What makes them different from the reef building corals is that their skeletons are formed internally, and are thus not capable of reef building. These internal skeletal remains are then polished to bring out lustrous red, pink, or reddish pink colors and are used to adorn valuable jewelry pieces and artifacts or large masses are carved into pieces of art. .
Based on our brief study of the unusual facts about coral reefs, we now have a deeper understanding about reports containing information that corals are dying and bleaching. If there are more coral formations made from skeletal limestone remains that tend to bleach, it means there are fewer living coral organisms because these are the ones that possess the bright colorful hues of healthy algae.
The ocean water’s acidification has affected the water’s calcium content, which is important in the coral animals’ skeletal formation. Pollution sediments caused an overgrowth of algae vegetation leading to eutrophication, which is an aquatic condition where algae tend to consume most of the oxygen that coral animals and other marine creatures need. Water contamination also spawned virus growth in coral areas, wiping out algae vegetations important to coral animals’ existence and formation.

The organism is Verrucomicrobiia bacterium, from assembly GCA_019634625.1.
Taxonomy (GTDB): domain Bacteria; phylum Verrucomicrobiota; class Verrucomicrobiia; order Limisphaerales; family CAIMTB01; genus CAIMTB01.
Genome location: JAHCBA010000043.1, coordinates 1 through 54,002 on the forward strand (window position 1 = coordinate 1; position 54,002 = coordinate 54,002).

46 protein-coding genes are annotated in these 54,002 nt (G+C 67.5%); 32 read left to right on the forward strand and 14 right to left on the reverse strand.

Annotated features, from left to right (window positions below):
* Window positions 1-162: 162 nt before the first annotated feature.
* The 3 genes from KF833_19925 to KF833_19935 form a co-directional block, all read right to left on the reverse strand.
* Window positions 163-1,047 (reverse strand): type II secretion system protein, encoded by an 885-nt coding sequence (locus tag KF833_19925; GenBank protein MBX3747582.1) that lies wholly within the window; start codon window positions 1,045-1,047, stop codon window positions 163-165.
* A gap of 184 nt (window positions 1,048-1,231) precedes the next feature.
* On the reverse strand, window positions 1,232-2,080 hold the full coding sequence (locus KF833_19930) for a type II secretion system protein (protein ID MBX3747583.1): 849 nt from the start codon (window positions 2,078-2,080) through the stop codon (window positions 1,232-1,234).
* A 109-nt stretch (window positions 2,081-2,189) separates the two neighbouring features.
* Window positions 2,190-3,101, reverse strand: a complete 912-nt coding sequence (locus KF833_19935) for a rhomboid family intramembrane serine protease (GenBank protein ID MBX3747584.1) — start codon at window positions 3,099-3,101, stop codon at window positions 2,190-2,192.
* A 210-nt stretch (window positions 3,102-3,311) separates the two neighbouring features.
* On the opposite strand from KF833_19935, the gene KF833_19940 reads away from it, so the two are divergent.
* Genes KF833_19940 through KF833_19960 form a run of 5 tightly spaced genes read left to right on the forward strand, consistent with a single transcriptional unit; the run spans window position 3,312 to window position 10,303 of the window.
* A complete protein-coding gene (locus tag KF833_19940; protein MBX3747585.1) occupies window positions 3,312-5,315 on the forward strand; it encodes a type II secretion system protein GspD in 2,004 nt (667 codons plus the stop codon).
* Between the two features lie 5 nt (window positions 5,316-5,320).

The comparative images on the left are photos of the Great Barrier Reefs before acidification and pollution and after acidification and pollution. After reading these unusual coral reef facts, can you tell which photo was taken before and which one was taken after?
Reference Materials and Image Credit Section
- All images are courtesy of Wikimedia Commons